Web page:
SYDNEY (Reuters) - Australia forward Tim Cahill says he is disappointed with media “speculation” that coach Ange Postecoglou is to step down after next month’s World Cup playoff against Honduras.
Australia advanced to the intercontinental playoff against the fourth-placed team from the North, Central America and Caribbean zone after an extra-time victory over Syria in Sydney on Tuesday.
Reports in local media the following day said Postecoglou would step down after the home and away playoff in early November and he later passed up the chance to clarify his future.
Cahill, who scored both goals in Sydney, told reporters in Melbourne on Thursday: “It is just speculation.
“I feel that this angle, the day after the biggest game in Australian soccer to qualify for a fourth consecutive World Cup, is not needed.
“I think we concentrate on celebrating a 2-1 victory, firstly, and looking forward to a full house at home in Sydney of 80,000-plus.
“Speculation is always going to come with our game and it is just disappointing it has come out the day after.”
Postecoglou, who replaced the sacked Holger Osieck in late 2013 and took the team to the 2014 finals in Brazil and the 2015 Asian Cup title, had already said he would not continue beyond next year’s World Cup finals in Russia and has spoken openly of his desire to coach outside Australia.
Melbourne’s Herald Sun newspaper, citing an unnamed source, reported on Wednesday he would quit regardless of whether the Socceroos qualified.
Football Federation Australia also indicated they were anticipating a change when they said they would need to move quickly no matter the result against Honduras.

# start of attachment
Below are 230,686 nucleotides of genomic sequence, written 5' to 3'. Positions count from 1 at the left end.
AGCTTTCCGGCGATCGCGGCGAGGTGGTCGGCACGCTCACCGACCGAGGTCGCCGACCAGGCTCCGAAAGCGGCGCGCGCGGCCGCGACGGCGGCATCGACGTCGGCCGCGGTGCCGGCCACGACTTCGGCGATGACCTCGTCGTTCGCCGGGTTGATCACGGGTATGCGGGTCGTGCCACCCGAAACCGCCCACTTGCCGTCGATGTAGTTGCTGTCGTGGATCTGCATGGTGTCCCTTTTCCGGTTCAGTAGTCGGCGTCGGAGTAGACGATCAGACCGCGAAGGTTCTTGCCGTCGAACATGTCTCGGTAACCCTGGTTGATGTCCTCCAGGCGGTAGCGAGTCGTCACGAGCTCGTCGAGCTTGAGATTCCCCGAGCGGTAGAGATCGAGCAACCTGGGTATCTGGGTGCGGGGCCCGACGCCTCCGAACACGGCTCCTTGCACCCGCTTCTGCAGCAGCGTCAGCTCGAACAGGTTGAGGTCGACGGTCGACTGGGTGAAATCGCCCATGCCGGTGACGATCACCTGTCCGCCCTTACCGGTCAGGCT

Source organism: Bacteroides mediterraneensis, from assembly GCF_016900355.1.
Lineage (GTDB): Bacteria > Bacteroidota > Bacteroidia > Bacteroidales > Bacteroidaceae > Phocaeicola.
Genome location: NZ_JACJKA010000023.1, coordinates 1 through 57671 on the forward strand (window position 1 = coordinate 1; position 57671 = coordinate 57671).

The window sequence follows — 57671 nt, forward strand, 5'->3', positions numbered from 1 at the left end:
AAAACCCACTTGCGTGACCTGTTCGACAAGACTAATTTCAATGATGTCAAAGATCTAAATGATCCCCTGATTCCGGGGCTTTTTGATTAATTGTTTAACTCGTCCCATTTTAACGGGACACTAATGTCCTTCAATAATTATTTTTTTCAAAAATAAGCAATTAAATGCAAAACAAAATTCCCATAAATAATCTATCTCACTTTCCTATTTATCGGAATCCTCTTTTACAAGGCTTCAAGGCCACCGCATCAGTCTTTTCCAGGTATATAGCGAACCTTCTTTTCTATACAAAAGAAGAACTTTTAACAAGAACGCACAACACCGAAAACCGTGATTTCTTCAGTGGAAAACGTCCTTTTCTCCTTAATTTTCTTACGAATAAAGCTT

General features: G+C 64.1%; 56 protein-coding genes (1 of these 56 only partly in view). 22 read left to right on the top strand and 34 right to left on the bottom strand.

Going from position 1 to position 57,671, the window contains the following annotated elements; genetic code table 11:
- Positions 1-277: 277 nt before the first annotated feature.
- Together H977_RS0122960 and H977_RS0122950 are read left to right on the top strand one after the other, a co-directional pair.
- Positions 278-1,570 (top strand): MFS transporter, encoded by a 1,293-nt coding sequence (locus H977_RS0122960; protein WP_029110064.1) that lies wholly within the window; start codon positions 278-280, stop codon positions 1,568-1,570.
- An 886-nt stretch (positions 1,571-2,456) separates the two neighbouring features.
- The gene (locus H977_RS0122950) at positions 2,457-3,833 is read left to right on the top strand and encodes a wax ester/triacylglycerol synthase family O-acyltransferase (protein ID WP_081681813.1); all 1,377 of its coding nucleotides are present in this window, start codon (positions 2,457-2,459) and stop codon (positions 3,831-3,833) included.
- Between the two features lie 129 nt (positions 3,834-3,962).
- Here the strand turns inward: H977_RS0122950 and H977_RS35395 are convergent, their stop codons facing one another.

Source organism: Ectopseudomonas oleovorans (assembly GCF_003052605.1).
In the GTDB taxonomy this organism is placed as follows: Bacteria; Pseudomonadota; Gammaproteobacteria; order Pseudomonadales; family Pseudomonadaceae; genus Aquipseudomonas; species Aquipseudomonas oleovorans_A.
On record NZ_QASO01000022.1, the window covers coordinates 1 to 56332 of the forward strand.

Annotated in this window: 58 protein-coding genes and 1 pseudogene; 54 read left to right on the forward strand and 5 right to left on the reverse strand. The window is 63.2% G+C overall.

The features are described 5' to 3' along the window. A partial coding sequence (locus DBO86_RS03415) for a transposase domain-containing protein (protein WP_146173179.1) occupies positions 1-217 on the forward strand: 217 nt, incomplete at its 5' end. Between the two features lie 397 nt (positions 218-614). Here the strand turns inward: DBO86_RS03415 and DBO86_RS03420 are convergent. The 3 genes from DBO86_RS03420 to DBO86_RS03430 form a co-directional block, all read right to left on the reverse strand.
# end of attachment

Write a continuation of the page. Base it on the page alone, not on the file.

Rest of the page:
“Should we qualify, there is a period of some months until the World Cup and we agreed that we will need to lock in our set up as soon as possible to maximise our preparation time,” FFA chief executive David Gallop said in a statement.
Brisbane Roar coach John Aloisi said on Thursday he was in the dark as to his close friend Postecoglou’s intentions.
“It’s a bit of a shock. But still, we haven’t heard if it’s 100 percent true or not,” he told reporters in Brisbane.
“We have to respect whatever decision he makes but I’d love him to be there at the World Cup coaching the Socceroos.”
Postecoglou had been under huge pressure in the final phase of Asian qualifying this year, with media pundits and former players regularly criticising his tactics, selections and insistence on an attacking game.
The strain has been particularly evident in recent months, with Postecoglou storming out of a post-match media conference in Melbourne following the team’s laboured 2-1 win over lightly regarded Thailand in their qualifier.
Aloisi, however, said he felt external pressure was unlikely to be the trigger if he had decided to quit.
“The criticism comes with the job, with being a coach. I’m sure he knows that’s part of our role,” he said.
“I don’t think that’s the reason why. Undermined? I don’t know, that’s something he has to answer.”
Reporting by Greg Stutchbury in Wellington; Editing by Peter Rutherford